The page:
In spite of the colder, darker days ahead and the loss of so much color, I still look forward to my quiet, solitary forays into the ‘wild’ to see what Mother Nature has left for me. It will get bitterly cold in the days ahead and the snow will eventually blanket everything.  I will have to dress warmer,  look harder and wait longer for one bird or another to show up, so I give myself pep talks: “It’s good to be out in nature! It’s good to be out walking and breathing the fresh air! It’s good to have an outdoor hobby!” But sometimes, even the best pep talks in the world won’t stand a chance when the mercury drops below freezing and even my camera doesn’t want to go outside!

My grandson feeding one of the friendly Black-capped Chickadees at Kensington Nature Center
Sandhill Cranes are a common sight (and sound) these October days.
A Red-tailed Hawk on the hunt
An inviting path at the Kalamazoo Nature Center

Finding Waldo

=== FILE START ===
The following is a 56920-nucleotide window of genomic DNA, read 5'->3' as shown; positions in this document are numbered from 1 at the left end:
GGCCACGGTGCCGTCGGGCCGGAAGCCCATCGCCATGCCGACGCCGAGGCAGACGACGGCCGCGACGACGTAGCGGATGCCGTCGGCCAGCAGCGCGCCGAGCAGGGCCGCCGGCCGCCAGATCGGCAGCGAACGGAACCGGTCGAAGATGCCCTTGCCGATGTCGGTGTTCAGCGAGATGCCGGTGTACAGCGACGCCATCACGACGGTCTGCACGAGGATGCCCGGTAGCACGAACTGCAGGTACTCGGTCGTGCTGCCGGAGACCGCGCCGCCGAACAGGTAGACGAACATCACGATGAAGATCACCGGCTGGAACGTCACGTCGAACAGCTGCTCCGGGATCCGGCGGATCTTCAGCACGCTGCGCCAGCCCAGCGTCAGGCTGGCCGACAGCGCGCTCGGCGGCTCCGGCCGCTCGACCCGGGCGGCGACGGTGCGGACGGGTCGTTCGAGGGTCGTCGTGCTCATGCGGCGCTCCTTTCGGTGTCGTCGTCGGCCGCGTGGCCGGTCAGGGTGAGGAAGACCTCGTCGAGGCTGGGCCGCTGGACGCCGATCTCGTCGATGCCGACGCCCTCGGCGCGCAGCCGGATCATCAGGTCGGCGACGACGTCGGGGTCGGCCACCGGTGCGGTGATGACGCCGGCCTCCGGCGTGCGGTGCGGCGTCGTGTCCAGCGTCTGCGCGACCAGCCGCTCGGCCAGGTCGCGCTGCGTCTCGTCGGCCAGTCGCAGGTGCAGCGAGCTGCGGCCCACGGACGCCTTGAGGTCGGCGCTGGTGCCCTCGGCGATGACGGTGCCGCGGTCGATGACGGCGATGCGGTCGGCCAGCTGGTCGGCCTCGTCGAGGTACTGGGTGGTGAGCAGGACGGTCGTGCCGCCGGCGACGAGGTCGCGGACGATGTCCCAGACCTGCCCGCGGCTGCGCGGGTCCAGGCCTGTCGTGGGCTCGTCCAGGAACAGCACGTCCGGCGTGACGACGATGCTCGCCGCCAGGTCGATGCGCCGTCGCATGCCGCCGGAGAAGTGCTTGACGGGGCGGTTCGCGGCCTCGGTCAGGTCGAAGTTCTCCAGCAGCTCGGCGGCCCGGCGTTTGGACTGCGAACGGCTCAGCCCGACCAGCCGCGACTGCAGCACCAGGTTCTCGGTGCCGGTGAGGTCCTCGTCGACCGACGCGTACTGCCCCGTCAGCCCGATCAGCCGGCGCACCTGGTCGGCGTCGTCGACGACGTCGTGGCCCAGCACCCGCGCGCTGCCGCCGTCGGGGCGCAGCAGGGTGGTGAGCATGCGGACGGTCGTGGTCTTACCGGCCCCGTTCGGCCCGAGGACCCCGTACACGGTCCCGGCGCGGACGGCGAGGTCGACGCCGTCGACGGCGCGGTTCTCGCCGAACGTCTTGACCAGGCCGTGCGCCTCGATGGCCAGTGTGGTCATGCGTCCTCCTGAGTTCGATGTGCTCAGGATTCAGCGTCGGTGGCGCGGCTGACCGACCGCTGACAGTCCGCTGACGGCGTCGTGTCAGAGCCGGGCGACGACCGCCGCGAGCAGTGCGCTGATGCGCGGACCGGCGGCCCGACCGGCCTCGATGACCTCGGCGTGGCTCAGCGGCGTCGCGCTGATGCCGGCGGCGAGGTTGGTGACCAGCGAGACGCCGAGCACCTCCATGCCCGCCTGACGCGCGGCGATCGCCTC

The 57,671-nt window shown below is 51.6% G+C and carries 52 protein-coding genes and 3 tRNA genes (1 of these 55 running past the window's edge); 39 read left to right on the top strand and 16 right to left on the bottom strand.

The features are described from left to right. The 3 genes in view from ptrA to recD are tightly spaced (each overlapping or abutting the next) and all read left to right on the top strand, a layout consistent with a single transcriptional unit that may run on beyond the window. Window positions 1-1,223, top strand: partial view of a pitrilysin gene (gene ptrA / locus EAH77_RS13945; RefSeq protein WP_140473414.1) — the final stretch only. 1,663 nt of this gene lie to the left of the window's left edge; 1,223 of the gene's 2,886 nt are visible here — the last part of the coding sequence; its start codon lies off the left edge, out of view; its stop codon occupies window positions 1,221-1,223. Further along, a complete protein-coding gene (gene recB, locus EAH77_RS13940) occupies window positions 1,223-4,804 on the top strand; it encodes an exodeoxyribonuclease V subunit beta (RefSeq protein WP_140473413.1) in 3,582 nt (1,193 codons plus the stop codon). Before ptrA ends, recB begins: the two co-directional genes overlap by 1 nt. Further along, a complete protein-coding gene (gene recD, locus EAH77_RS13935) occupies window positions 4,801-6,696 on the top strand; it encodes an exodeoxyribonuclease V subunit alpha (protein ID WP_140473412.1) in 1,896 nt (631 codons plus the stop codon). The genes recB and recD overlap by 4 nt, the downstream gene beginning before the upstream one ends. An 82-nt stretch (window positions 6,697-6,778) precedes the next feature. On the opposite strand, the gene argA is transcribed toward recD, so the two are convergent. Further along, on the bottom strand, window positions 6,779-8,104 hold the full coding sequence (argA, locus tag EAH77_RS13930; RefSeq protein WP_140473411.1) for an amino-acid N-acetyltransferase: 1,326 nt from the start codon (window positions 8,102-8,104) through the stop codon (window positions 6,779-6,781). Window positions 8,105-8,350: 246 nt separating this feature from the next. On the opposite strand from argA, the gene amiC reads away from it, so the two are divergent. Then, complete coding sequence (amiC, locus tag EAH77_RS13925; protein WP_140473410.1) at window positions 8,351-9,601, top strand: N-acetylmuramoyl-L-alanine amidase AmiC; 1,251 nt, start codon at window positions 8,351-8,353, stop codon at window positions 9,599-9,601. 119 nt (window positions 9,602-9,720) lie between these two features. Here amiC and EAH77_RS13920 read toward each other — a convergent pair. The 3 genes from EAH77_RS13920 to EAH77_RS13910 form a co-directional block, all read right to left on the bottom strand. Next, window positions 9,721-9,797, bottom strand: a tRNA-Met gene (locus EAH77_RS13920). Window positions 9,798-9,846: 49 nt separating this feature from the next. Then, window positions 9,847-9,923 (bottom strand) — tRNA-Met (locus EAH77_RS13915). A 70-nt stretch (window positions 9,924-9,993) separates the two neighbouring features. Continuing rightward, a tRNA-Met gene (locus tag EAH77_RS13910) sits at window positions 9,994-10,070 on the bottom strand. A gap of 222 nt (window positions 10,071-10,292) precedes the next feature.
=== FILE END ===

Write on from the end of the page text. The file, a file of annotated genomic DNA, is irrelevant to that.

December 9, 2019

I’ve been traipsing about on and off for the last week or so looking for interesting things to photograph, but it’s not always easy here in Michigan during the winter months. The trees are bare and the sky is often cloudy. Some days it feels like spring, other days it feels like Siberia. Usually I can dress for the weather and still take pictures —unless it’s raining. Like today. I don’t mind getting wet, but my camera sure does!

One of hundreds of Canada Geese at the Kellogg Bird Sanctuary

Yesterday, by contrast, it was cold and windy– but good enough for a picture walk. My destination: Kellogg Bird Sanctuary. This sanctuary is home to a large number of ducks and swans and geese who like to hang out along the edges of Wintergreen Lake and create a tremendous racket with all their honking and quacking and squabbling.

The whooper swan, also known as the common swan, pronounced hooper swan, is a large northern hemisphere swan.